Reading Corner: The Midnight Library by Matt Haig

Since pandemic times, my day job has decided to start a book club. I missed the first two, didn’t write a post about the first one I did participate in (I may backfill that), but our club’s current book is The Midnight Library by Matt Haig.

There will be spoilers in this review.

What’s It About

In short, it’s about regret and not letting that hold you back. Plot wise, Nora (our main character), is in a tough spot in life. Her cat dies, she loses her job, she doesn’t have a relationship with her brother, her mom died, she decided not to marry the guy days before the wedding. So she decides to commit suicide (content warning for that), which brings her to the Midnight Library, a collection of all the lives she could have had if she made different choices. Most people start with undoing their regrets.

The story brings us through several variations of her life–some that she knows aren’t for her nearly instantly, some where she lingers, thinking, maybe this one.

At the end, she doesn’t choose a variant life. Her very last book shows the impact she made on the lives around her (very It’s A Wonderful Life), and she chooses she wants to live in her life, the one she chose to end at the beginning of the novel.

She’s able to get help. She reconnects with her brother. Her life, shitty as it was, is full of possibility that she can now see thanks to all the different lives she’s hopped from.

What Format Did I Read?

Hardcover. Would have given the audio book a try, but a) more expensive b) my libby hold came through when I had already read a chunk of the hardcover.

Did I Like It As A Reader

I thought it was fine. It didn’t blow me away. Perhaps it’s because the concept is very familiar. It is essentially a Groundhog Day narrative, though instead of the same day changed with different choices, it’s the same life with different choices. It is It’s a Wonderful Life expanded, and with significantly fewer angels and explicit critique of capitalism. (Note, I haven’t actually watched It’s a Wonderful Life in years.)

As a reader, I was expecting something like the ending to happen (even though normally, as a reader, I try not to predict endings). As a reader, I was satisfied with the ending. It matched. It paired nicely with the beginning. But also, I wanted more than “see the possibility in your life.” Perhaps it’s because of the pandemic, where possibility meshes very closely with opportunity. After all, how realistic is it really for someone who has only had one piano student to be inundated with enough to pay the bills after putting up one sign at a failing music shop?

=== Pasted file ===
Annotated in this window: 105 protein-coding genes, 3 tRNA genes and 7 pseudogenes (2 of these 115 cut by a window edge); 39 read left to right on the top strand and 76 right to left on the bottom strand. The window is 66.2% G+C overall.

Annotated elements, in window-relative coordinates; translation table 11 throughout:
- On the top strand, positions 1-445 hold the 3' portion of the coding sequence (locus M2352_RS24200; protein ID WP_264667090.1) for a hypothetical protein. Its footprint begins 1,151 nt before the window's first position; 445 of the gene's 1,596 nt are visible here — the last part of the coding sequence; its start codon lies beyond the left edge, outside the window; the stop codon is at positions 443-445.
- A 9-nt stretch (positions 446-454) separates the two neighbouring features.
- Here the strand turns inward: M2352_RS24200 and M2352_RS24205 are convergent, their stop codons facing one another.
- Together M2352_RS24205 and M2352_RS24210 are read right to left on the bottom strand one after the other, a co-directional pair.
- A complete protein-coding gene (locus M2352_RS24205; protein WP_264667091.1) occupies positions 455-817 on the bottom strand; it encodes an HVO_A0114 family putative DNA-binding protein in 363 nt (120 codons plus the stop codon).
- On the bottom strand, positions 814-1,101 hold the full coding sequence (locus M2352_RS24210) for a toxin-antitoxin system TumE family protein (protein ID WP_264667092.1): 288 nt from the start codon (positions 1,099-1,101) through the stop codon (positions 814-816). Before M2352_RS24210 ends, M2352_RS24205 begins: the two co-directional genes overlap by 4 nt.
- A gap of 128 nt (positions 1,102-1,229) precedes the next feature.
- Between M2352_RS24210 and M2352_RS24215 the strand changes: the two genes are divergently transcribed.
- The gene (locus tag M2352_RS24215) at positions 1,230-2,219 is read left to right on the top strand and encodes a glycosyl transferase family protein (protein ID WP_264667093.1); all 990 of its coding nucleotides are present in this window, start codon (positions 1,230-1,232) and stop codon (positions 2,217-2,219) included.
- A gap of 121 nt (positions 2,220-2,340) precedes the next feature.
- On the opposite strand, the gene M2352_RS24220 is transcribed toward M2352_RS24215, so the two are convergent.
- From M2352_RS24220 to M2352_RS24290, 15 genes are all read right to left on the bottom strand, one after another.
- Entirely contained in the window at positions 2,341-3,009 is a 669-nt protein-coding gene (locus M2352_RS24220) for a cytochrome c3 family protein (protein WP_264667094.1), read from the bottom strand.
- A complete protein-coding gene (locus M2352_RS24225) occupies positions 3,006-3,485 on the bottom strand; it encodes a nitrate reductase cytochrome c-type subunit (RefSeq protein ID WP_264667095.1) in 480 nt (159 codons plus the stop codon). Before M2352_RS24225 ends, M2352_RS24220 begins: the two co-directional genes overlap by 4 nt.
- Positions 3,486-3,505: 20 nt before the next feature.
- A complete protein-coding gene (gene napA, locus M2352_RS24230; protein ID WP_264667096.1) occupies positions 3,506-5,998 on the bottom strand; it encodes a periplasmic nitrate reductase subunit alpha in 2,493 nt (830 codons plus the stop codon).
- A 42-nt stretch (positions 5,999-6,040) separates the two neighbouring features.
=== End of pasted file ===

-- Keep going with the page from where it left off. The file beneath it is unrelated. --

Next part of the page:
Also, Nora would always look out to see if she had depression pills in her lives. I couldn’t tell if she continued to medicate at the end, but it seemed needlessly anti depression meds.

There’s also a scene where her piano student is known to be a trouble maker, and he’s getting arrested by cops, and when she realizes that her giving him the piano lessons was helping him to keep out of trouble–that didn’t land right with me. I absolutely believe that involving people of all ages in their community will more than likely deter from “crime” but it didn’t really actually challenge the idea of crime itself or what even causes crime. As a reader, I’m left with the impression that if this young adolescent had more opportunity or his mom had been able to find something, then he wouldn’t have become a wayward teen inclined towards crime. But let’s be real — not having access to piano lessons or something similar won’t drive most folks to crime. Access to necessities, especially for those already struggling financially, has far more to do with that. And I just feel that this book was far too “pat” for me to be impressed by Nora’s discovery. Maybe this wasn’t the book for that pursuit but the scene was there, and it was written the way it was, and I didn’t like it.

Did I Like It As A Writer

Again, it was fine. I did like the very close third person throughout. Some turns of phrase did a delightful job at conveying Nora’s depression.

Sometimes the chapters were very short, sometimes longer but never very long — the shorter chapters made it easier to read before bed.

Sometimes the chapters were so dialogue heavy with just–nothing but dialogue. I heard once that readers tend to skip prose and go straight to dialogue, but I’m someone who prefers dialogue interspersed with some prose. I like to know what the characters are doing as they’re talking, otherwise I’ll read a play thanks. I didn’t particularly like Haig’s dialogue (I can’t pinpoint an obvious reason why but it just didn’t feel very realistic to me, maybe uncanny valley dialogue?) so that didn’t help matters.

Is It Worth My Time

If you’re looking for an ultimately feel good drama with a splash of soft sci fi then yeah, it is. If you want to read a book that reaffirms something hopeful then yeah, it is.

But if you want that little something more, something that just sparks and you’re like, I never thought about the world this way before (and who knows–maybe you ARE that person, but I’m not) — maybe bring it for that Long Arduous Thing you’ve been dreading that involves a lot of waiting where you need something to distract you, but not something So Good you don’t want to be distracted from it.

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